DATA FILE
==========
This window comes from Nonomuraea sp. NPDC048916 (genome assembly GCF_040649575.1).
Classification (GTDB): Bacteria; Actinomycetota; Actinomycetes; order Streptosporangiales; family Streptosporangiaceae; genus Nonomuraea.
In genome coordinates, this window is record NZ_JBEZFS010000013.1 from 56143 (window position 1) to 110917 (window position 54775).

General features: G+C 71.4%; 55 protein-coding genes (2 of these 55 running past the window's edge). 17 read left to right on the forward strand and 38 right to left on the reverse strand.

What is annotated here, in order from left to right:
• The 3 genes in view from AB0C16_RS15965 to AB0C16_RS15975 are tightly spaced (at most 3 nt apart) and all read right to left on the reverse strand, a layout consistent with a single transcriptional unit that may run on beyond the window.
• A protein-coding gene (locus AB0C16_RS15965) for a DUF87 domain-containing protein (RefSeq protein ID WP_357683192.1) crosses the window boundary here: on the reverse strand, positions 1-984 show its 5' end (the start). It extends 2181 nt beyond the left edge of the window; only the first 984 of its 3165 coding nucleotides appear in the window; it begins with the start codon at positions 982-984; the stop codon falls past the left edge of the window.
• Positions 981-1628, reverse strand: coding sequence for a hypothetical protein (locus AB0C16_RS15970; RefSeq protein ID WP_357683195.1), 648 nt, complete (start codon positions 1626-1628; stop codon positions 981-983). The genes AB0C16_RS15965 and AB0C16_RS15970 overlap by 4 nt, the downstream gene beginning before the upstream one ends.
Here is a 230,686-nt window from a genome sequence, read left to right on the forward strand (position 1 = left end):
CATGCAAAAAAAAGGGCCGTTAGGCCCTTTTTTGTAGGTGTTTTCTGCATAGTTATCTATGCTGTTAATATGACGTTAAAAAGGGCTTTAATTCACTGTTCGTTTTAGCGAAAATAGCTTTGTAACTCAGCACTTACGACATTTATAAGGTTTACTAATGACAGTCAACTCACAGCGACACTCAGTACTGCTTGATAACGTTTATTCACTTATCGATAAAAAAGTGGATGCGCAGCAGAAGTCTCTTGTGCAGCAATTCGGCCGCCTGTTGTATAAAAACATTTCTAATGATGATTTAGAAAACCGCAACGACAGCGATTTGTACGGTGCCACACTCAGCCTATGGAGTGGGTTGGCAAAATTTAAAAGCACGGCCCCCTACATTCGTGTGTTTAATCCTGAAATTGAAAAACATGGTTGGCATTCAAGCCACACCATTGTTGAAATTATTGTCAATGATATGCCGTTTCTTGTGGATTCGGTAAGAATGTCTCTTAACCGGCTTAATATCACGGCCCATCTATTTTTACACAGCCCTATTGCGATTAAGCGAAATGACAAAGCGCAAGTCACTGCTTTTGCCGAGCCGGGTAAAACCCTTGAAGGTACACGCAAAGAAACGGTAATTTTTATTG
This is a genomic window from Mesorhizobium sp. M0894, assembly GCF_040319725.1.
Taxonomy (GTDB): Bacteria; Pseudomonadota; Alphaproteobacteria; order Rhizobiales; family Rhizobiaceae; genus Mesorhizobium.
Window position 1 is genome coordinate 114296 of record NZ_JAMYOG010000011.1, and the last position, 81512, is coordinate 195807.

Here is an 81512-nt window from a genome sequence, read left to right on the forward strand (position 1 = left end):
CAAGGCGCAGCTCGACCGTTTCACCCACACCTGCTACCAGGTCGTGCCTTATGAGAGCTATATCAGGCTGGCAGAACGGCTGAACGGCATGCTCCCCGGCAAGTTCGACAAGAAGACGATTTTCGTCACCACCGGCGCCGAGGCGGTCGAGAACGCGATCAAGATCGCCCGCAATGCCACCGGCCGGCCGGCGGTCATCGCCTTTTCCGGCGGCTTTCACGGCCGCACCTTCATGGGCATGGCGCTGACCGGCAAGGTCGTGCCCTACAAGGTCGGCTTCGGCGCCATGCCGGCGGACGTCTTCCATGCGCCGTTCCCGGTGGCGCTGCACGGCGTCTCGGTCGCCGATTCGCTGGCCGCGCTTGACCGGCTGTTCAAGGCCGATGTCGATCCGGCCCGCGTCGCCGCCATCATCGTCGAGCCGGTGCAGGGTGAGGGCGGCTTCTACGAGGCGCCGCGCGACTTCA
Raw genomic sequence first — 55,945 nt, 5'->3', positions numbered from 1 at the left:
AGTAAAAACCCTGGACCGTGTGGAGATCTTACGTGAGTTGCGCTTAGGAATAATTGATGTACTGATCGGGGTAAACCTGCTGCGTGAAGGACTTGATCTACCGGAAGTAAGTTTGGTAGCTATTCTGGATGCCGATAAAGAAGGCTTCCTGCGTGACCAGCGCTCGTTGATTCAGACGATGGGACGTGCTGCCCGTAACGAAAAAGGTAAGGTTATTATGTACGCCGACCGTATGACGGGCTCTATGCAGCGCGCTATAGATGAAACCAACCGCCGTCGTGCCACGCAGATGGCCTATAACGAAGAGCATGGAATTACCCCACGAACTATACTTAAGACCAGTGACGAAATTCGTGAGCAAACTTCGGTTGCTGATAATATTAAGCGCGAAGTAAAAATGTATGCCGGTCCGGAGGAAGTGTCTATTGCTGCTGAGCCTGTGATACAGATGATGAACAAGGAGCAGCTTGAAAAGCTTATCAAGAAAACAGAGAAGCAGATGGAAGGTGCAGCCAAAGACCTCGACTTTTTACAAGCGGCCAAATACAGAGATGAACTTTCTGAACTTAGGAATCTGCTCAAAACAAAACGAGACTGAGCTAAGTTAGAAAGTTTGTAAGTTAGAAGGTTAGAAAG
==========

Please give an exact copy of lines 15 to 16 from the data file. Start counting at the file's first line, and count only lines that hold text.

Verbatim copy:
CAAGGCGCAGCTCGACCGTTTCACCCACACCTGCTACCAGGTCGTGCCTTATGAGAGCTATATCAGGCTGGCAGAACGGCTGAACGGCATGCTCCCCGGCAAGTTCGACAAGAAGACGATTTTCGTCACCACCGGCGCCGAGGCGGTCGAGAACGCGATCAAGATCGCCCGCAATGCCACCGGCCGGCCGGCGGTCATCGCCTTTTCCGGCGGCTTTCACGGCCGCACCTTCATGGGCATGGCGCTGACCGGCAAGGTCGTGCCCTACAAGGTCGGCTTCGGCGCCATGCCGGCGGACGTCTTCCATGCGCCGTTCCCGGTGGCGCTGCACGGCGTCTCGGTCGCCGATTCGCTGGCCGCGCTTGACCGGCTGTTCAAGGCCGATGTCGATCCGGCCCGCGTCGCCGCCATCATCGTCGAGCCGGTGCAGGGTGAGGGCGGCTTCTACGAGGCGCCGCGCGACTTCA
Raw genomic sequence first — 55,945 nt, 5'->3', positions numbered from 1 at the left: